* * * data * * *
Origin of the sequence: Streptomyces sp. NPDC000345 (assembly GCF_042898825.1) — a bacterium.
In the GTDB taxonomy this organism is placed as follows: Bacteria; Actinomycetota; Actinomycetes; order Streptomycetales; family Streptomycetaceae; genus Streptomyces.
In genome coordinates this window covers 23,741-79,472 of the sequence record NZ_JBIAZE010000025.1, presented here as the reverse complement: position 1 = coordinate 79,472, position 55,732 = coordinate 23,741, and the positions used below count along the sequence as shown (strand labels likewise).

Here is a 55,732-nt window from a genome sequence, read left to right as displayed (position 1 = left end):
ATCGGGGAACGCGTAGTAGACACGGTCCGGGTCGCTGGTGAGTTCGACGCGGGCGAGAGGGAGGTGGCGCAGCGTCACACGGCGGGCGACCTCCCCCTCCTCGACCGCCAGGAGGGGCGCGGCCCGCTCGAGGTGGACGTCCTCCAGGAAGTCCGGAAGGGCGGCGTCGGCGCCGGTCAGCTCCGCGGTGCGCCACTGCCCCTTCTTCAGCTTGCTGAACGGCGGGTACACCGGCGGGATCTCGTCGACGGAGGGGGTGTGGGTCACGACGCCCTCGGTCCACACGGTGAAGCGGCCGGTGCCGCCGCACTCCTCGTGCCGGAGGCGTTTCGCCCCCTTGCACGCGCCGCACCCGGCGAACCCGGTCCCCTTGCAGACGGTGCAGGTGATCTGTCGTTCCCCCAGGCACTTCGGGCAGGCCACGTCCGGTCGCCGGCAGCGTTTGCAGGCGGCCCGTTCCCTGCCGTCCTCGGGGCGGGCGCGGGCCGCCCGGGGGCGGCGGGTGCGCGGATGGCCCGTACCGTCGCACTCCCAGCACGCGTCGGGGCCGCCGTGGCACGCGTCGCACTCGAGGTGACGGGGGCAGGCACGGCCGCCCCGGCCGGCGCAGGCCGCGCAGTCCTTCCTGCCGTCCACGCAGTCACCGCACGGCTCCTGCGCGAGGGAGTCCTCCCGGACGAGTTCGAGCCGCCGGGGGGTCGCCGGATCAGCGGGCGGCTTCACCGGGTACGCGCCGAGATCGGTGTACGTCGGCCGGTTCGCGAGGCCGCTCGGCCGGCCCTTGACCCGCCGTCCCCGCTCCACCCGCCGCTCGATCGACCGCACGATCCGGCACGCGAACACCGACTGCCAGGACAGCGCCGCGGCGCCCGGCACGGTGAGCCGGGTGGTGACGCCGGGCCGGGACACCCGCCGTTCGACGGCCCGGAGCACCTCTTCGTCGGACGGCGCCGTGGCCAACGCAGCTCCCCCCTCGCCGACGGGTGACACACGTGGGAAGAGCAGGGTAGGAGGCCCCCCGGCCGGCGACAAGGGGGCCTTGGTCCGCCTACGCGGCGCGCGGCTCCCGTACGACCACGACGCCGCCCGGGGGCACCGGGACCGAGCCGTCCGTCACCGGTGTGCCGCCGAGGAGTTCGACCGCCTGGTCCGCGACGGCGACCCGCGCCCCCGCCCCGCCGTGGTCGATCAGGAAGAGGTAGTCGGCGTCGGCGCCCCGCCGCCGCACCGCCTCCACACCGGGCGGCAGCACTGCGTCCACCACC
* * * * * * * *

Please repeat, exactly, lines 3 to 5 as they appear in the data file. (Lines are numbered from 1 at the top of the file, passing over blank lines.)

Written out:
In genome coordinates this window covers 23,741-79,472 of the sequence record NZ_JBIAZE010000025.1, presented here as the reverse complement: position 1 = coordinate 79,472, position 55,732 = coordinate 23,741, and the positions used below count along the sequence as shown (strand labels likewise).

Here is a 55,732-nt window from a genome sequence, read left to right as displayed (position 1 = left end):
ATCGGGGAACGCGTAGTAGACACGGTCCGGGTCGCTGGTGAGTTCGACGCGGGCGAGAGGGAGGTGGCGCAGCGTCACACGGCGGGCGACCTCCCCCTCCTCGACCGCCAGGAGGGGCGCGGCCCGCTCGAGGTGGACGTCCTCCAGGAAGTCCGGAAGGGCGGCGTCGGCGCCGGTCAGCTCCGCGGTGCGCCACTGCCCCTTCTTCAGCTTGCTGAACGGCGGGTACACCGGCGGGATCTCGTCGACGGAGGGGGTGTGGGTCACGACGCCCTCGGTCCACACGGTGAAGCGGCCGGTGCCGCCGCACTCCTCGTGCCGGAGGCGTTTCGCCCCCTTGCACGCGCCGCACCCGGCGAACCCGGTCCCCTTGCAGACGGTGCAGGTGATCTGTCGTTCCCCCAGGCACTTCGGGCAGGCCACGTCCGGTCGCCGGCAGCGTTTGCAGGCGGCCCGTTCCCTGCCGTCCTCGGGGCGGGCGCGGGCCGCCCGGGGGCGGCGGGTGCGCGGATGGCCCGTACCGTCGCACTCCCAGCACGCGTCGGGGCCGCCGTGGCACGCGTCGCACTCGAGGTGACGGGGGCAGGCACGGCCGCCCCGGCCGGCGCAGGCCGCGCAGTCCTTCCTGCCGTCCACGCAGTCACCGCACGGCTCCTGCGCGAGGGAGTCCTCCCGGACGAGTTCGAGCCGCCGGGGGGTCGCCGGATCAGCGGGCGGCTTCACCGGGTACGCGCCGAGATCGGTGTACGTCGGCCGGTTCGCGAGGCCGCTCGGCCGGCCCTTGACCCGCCGTCCCCGCTCCACCCGCCGCTCGATCGACCGCACGATCCGGCACGCGAACACCGACTGCCAGGACAGCGCCGCGGCGCCCGGCACGGTGAGCCGGGTGGTGACGCCGGGCCGGGACACCCGCCGTTCGACGGCCCGGAGCACCTCTTCGTCGGACGGCGCCGTGGCCAACGCAGCTCCCCCCTCGCCGACGGGTGACACACGTGGGAAGAGCAGGGTAGGAGGCCCCCCGGCCGGCGACAAGGGGGCCTTGGTCCGCCTACGCGGCGCGCGGCTCCCGTACGACCACGACGCCGCCCGGGGGCACCGGGACCGAGCCGTCCGTCACCGGTGTGCCGCCGAGGAGTTCGACCGCCTGGTCCGCGACGGCGACCCGCGCCCCCGCCCCGCCGTGGTCGATCAGGAAGAGGTAGTCGGCGTCGGCGCCCCGCCGCCGCACCGCCTCCACACCGGGCGGCAGCACTGCGTCCACCACC